Fairfield County real estate is on a bumpy road, but a realtor here has seen a "fresh wave of interest" among buyers since the start of May.
"About half the home buyers in Fairfield County are on hold, "said Jeff Woda, a real estate broker with Coldwell Banker, but the full picture, he continued, is not yet known. That will come in the second and third quarters to compare. Ridgefield, for example, had 25 sales in April, down 32.4 percent from 37 sales in April of 2019. The figure is 21.9 percent lower than the 32 sales in March.
"Buyers are starting to come back out and inventories are still low. Many are afraid of the virus and want to wait," added Woda. "Some want to do only virtual showings, so it depends if you can wait if you want to buy another house, (or) are you afraid of the virus (with showings)? There's not one good answer. If you're ready, willing and able, then just do it."
Woda closed two sales, pre-orders, from before the quarantine, has a home in contract, and currently working with three buyers.
The first quarter was very positive with interest rates low and buyer interest high. But now, according to Woda, some deals are falling apart from job furloughs and other such reasons.
So he cautions buyers and sellers, "The strong start is kind of meaningless currently. We will see worse numbers coming out next. Although activity is currently picking back up, it’s from a low level."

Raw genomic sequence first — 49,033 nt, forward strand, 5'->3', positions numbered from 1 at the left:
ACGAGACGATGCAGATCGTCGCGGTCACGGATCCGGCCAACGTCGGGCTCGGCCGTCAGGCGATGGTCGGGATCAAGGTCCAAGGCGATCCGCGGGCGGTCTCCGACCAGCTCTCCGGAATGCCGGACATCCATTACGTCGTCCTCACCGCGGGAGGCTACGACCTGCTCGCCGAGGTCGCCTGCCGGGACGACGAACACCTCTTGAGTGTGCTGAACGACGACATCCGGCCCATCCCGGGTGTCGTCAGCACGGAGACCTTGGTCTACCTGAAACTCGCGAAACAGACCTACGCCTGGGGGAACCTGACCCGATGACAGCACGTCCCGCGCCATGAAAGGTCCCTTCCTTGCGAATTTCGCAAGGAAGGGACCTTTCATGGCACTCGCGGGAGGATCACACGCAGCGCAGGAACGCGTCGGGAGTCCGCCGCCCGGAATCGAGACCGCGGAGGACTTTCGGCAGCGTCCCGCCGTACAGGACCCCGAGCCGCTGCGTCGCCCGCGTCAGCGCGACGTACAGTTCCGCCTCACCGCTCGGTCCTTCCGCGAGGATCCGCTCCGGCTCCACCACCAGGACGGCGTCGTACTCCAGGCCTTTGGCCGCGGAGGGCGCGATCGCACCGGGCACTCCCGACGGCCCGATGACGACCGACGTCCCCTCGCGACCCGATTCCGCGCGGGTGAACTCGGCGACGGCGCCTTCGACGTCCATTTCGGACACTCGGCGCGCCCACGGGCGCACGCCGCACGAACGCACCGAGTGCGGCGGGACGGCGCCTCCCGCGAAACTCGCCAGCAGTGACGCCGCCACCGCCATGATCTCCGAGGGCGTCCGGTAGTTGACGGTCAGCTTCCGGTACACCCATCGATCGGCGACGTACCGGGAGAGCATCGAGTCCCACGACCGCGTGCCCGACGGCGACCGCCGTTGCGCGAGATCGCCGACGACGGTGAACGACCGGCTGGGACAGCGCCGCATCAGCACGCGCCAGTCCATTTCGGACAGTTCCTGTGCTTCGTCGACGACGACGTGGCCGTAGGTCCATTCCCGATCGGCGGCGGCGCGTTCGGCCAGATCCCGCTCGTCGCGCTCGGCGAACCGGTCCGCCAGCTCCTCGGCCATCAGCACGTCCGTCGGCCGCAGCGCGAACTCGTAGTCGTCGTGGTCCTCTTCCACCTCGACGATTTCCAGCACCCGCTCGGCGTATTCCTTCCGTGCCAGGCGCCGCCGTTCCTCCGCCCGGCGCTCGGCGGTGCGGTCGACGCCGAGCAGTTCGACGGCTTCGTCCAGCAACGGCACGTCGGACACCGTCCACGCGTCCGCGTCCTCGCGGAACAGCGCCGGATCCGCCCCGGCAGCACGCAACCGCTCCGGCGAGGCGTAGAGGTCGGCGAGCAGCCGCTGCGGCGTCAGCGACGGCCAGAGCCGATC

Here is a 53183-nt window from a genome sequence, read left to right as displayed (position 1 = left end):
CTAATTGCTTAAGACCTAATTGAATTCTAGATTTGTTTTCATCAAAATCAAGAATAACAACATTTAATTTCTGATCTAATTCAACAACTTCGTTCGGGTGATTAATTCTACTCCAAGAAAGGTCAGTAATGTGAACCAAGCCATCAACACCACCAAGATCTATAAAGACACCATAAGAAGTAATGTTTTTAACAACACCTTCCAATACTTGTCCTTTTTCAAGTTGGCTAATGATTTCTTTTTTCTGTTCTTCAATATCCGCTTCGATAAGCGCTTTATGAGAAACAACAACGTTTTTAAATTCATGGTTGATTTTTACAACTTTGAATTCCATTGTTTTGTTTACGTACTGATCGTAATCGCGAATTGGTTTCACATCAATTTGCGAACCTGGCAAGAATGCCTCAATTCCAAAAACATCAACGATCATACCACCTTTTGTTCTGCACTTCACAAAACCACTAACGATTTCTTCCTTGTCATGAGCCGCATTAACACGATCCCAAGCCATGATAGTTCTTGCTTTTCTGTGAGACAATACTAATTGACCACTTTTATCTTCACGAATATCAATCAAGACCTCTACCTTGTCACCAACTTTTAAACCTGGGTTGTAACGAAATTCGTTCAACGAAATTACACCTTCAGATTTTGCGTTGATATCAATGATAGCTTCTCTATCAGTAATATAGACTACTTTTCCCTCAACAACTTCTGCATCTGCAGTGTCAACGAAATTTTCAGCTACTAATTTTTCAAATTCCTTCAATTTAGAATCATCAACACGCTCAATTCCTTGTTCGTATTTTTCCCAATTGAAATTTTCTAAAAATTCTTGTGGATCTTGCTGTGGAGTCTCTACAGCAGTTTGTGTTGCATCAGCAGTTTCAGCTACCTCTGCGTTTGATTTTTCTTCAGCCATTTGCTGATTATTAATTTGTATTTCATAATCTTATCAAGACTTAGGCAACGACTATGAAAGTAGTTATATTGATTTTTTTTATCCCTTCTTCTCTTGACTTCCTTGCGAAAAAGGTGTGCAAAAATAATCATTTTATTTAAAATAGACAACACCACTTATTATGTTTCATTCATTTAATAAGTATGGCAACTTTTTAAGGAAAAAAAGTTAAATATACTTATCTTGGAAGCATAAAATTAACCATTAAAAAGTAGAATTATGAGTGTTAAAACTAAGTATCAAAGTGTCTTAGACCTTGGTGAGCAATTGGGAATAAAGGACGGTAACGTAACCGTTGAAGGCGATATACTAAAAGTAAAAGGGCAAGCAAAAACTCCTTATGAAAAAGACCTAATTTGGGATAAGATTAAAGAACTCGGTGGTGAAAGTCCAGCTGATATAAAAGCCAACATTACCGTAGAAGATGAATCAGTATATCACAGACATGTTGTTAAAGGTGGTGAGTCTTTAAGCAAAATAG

The mortgage market is being inundated with modification requests and conditions really tightened significantly. So even with super low rates, the hurdles are much tougher to get over, Woda explained.
He expects there could be a "flight" out of New York City among buyers to Fairfield County, with prices rising here.
"We were off for 12 years in a row on price levels while New York City (prices) were above 2008 highs. It will definitely reverse," Woda said.
But the luxury market floundering in recent years will continue to be troubled. "If (home prices) go up meaningfully, it will depend on the category. The market has been compressing now for many years with top-heavy (homes), but those in the affordable sector see good interest," he said.
According to Woda, $1 and $2 million houses have been struggling in the region for years, but homes priced below that in desirable markets are attractive for buyers, with some locations still fetching $2.5 million.
"That was the trend (before COVID-19) and I suspect it will still be a little like that. The right house at the right location a the right price will still have multiple offers in this market," said Woda.
Josh Garay, president of Garay Real Estate a Manhattan and Brooklyn boutique brokerage firm anticipates there "might be a slight exodus" out of the city, but he does not expect that to drive up prices of suburban homes. He agrees luxury real estate, in general, will be adversely impacted by the current economy.
"Peoples' 401Ks have taken a big hit. They might be on furlough. I think the luxury market is going to be hit hard for a long time. Wealthy people, poor people have lost a lot of money because of this crisis. Businesses have stopped. The city will always be the city where (real estate trends) are building by building, neighborhood by neighborhood," said Garay.
A new interest he's seen, moreover, is New Yorkers seeking work/home apartments. "People are realizing that working from home may be the new normal. Physical office visits may be a thing of the past. It is more important than ever to have a home office in your apartment and a space designed for the work environment."